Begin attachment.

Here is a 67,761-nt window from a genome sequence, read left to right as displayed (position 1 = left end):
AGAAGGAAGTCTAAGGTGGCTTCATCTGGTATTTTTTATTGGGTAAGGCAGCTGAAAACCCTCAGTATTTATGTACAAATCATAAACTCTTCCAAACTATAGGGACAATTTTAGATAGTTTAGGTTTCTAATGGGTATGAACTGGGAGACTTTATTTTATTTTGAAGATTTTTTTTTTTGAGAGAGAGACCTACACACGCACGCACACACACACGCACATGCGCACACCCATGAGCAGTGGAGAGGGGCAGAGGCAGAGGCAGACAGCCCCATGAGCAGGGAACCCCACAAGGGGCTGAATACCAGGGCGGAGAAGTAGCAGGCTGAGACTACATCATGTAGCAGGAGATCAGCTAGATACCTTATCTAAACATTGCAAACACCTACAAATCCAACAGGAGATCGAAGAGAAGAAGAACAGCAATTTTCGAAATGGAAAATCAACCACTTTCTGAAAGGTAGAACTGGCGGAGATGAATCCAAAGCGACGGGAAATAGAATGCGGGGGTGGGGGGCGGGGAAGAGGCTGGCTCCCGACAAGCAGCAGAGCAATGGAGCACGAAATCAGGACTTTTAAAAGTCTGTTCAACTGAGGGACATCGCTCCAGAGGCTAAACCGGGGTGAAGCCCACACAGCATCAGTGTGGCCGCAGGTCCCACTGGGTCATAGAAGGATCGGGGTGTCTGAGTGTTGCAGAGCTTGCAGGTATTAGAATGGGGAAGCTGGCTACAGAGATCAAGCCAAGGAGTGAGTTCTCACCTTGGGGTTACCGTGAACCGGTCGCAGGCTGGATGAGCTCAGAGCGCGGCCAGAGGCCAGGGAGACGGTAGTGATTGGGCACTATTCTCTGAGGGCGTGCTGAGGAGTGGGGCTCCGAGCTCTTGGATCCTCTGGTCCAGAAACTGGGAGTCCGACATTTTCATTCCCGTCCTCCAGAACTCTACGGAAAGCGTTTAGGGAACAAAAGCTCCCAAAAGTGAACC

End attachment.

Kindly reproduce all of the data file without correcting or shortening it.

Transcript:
Here is a 67,761-nt window from a genome sequence, read left to right as displayed (position 1 = left end):
AGAAGGAAGTCTAAGGTGGCTTCATCTGGTATTTTTTATTGGGTAAGGCAGCTGAAAACCCTCAGTATTTATGTACAAATCATAAACTCTTCCAAACTATAGGGACAATTTTAGATAGTTTAGGTTTCTAATGGGTATGAACTGGGAGACTTTATTTTATTTTGAAGATTTTTTTTTTTGAGAGAGAGACCTACACACGCACGCACACACACACGCACATGCGCACACCCATGAGCAGTGGAGAGGGGCAGAGGCAGAGGCAGACAGCCCCATGAGCAGGGAACCCCACAAGGGGCTGAATACCAGGGCGGAGAAGTAGCAGGCTGAGACTACATCATGTAGCAGGAGATCAGCTAGATACCTTATCTAAACATTGCAAACACCTACAAATCCAACAGGAGATCGAAGAGAAGAAGAACAGCAATTTTCGAAATGGAAAATCAACCACTTTCTGAAAGGTAGAACTGGCGGAGATGAATCCAAAGCGACGGGAAATAGAATGCGGGGGTGGGGGGCGGGGAAGAGGCTGGCTCCCGACAAGCAGCAGAGCAATGGAGCACGAAATCAGGACTTTTAAAAGTCTGTTCAACTGAGGGACATCGCTCCAGAGGCTAAACCGGGGTGAAGCCCACACAGCATCAGTGTGGCCGCAGGTCCCACTGGGTCATAGAAGGATCGGGGTGTCTGAGTGTTGCAGAGCTTGCAGGTATTAGAATGGGGAAGCTGGCTACAGAGATCAAGCCAAGGAGTGAGTTCTCACCTTGGGGTTACCGTGAACCGGTCGCAGGCTGGATGAGCTCAGAGCGCGGCCAGAGGCCAGGGAGACGGTAGTGATTGGGCACTATTCTCTGAGGGCGTGCTGAGGAGTGGGGCTCCGAGCTCTTGGATCCTCTGGTCCAGAAACTGGGAGTCCGACATTTTCATTCCCGTCCTCCAGAACTCTACGGAAAGCGTTTAGGGAACAAAAGCTCCCAAAAGTGAACC